MADRID, Spain (AP) – One of the alleged ringleaders of the March 11 train bombings in Madrid was identified Friday as one of seven suspects who blew themselves up during a police raid on their apartment.

Forensic tests confirmed that Allekema Lamari, an Algerian who Spanish authorities described as “the emir of the train bombings,” was among the dead, the Interior Ministry said in a statement.

Police searching for suspects in the train bombings raided the apartment in the Madrid district of Leganes on April 3. All seven people inside blew themselves up, killing one police officer and wounding 15 other policemen.

Lamari’s was the last of the bodies to be identified.

Spanish authorities identified the body using saliva samples taken from Lamari’s parents Mohammed and Teldja Lamari, the statement added.

The ministry described Lamiri as one of the ringleaders.

In 1997, he was arrested by Spanish authorities and convicted of belonging to an Algerian extremist group. He was sentenced to 14 years in prison, but was released in 2002 when his sentence was reduced.

He became a prime suspect of the March 11 bombings when his fingerprints were found on a book of Quranic verses found at the Leganes apartment during the investigations led by the National Court. DNA tests on clothes in car that had been used by the alleged bombers also led police to suspect Lamari.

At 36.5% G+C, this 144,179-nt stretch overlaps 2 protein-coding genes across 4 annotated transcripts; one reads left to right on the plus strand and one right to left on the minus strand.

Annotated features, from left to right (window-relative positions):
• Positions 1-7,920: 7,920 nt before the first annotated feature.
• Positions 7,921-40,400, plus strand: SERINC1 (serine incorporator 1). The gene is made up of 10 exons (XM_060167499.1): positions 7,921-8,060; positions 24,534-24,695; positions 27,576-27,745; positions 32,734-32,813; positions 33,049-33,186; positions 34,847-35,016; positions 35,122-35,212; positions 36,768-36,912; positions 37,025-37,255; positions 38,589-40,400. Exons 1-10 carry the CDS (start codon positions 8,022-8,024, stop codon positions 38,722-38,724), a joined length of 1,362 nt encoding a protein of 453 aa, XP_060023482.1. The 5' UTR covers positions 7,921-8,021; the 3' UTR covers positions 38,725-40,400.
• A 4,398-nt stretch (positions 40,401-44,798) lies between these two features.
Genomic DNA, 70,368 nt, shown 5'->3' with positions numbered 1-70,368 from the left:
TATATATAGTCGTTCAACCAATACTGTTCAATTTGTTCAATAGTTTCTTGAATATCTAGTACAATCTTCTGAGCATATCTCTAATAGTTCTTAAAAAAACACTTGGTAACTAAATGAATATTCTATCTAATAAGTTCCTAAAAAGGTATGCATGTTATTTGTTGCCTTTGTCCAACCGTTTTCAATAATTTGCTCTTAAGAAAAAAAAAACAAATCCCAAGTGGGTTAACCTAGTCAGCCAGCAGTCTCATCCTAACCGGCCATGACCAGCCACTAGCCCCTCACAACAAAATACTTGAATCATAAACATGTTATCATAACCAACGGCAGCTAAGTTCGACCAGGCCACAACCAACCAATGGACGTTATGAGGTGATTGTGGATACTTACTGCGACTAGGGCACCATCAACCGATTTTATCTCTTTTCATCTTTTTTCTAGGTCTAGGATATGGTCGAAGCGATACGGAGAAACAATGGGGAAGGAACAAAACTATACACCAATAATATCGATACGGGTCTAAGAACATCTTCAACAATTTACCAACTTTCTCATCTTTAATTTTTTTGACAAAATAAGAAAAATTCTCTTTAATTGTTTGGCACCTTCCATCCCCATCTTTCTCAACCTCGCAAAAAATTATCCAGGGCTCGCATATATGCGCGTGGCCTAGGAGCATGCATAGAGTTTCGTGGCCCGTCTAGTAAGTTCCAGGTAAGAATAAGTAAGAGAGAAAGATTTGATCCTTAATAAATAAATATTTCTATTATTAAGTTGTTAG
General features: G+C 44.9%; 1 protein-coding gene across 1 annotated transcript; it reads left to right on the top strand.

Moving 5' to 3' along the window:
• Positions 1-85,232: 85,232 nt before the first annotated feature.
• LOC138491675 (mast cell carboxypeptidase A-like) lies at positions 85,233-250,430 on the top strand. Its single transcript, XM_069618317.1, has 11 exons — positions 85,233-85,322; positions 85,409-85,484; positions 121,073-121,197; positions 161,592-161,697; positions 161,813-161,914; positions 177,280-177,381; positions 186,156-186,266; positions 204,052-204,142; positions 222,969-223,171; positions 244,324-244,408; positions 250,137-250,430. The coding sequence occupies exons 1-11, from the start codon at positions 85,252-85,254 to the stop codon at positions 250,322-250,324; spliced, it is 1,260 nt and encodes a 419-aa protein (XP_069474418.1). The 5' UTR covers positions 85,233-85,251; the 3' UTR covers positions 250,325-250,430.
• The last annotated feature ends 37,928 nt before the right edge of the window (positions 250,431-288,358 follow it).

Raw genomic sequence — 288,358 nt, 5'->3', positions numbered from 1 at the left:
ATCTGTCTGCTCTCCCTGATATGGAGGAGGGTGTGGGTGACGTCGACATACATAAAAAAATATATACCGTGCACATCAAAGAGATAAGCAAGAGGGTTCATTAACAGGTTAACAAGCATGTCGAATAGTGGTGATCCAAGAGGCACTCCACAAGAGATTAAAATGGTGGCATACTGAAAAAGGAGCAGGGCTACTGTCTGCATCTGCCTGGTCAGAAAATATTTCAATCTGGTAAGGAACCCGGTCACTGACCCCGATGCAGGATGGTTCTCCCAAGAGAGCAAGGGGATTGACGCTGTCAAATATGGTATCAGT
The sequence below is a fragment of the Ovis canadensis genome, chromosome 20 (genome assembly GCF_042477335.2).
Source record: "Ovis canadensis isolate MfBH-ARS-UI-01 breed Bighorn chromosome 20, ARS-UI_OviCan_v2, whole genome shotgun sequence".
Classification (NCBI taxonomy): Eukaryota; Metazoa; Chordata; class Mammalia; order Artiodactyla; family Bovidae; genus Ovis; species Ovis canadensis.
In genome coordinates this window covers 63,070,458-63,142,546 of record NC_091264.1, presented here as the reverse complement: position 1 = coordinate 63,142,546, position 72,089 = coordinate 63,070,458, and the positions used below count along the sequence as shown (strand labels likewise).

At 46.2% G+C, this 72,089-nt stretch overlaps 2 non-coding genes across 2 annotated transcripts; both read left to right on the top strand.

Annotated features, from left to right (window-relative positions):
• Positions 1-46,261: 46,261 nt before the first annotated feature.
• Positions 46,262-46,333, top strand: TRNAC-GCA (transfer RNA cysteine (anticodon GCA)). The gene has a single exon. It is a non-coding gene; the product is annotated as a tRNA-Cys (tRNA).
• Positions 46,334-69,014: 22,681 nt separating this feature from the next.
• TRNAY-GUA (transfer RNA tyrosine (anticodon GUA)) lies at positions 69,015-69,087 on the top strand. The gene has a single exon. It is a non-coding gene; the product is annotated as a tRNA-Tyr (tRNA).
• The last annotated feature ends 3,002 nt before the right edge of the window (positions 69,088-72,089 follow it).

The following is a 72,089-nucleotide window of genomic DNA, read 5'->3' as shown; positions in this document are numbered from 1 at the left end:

The other suspected terrorists killed in the April suicide blast were identified as: Tunisian Serhane Ben Abdelmajid, Moroccans Jamal Ahmidan, Asri Rifaat, Abdennabi Kounjaa, and Rachid and Oulad Akcha, brothers who were also from Morocco. Officials say several of the seven were ringleaders of the attack.

Another suspect, an Egyptian called Rabei Osman Ahmed who is currently in Italian custody awaiting extradition to Spain, is also suspected of helping mastermind the Madrid train bombings.

The train bombings were the worst terrorist attack in Spain: 10 bombs exploded on four morning rush-hour commuter trains, killing 191 people and injuring more than 2,000. Islamic militants with links to al-Qaida were blamed for the attacks.

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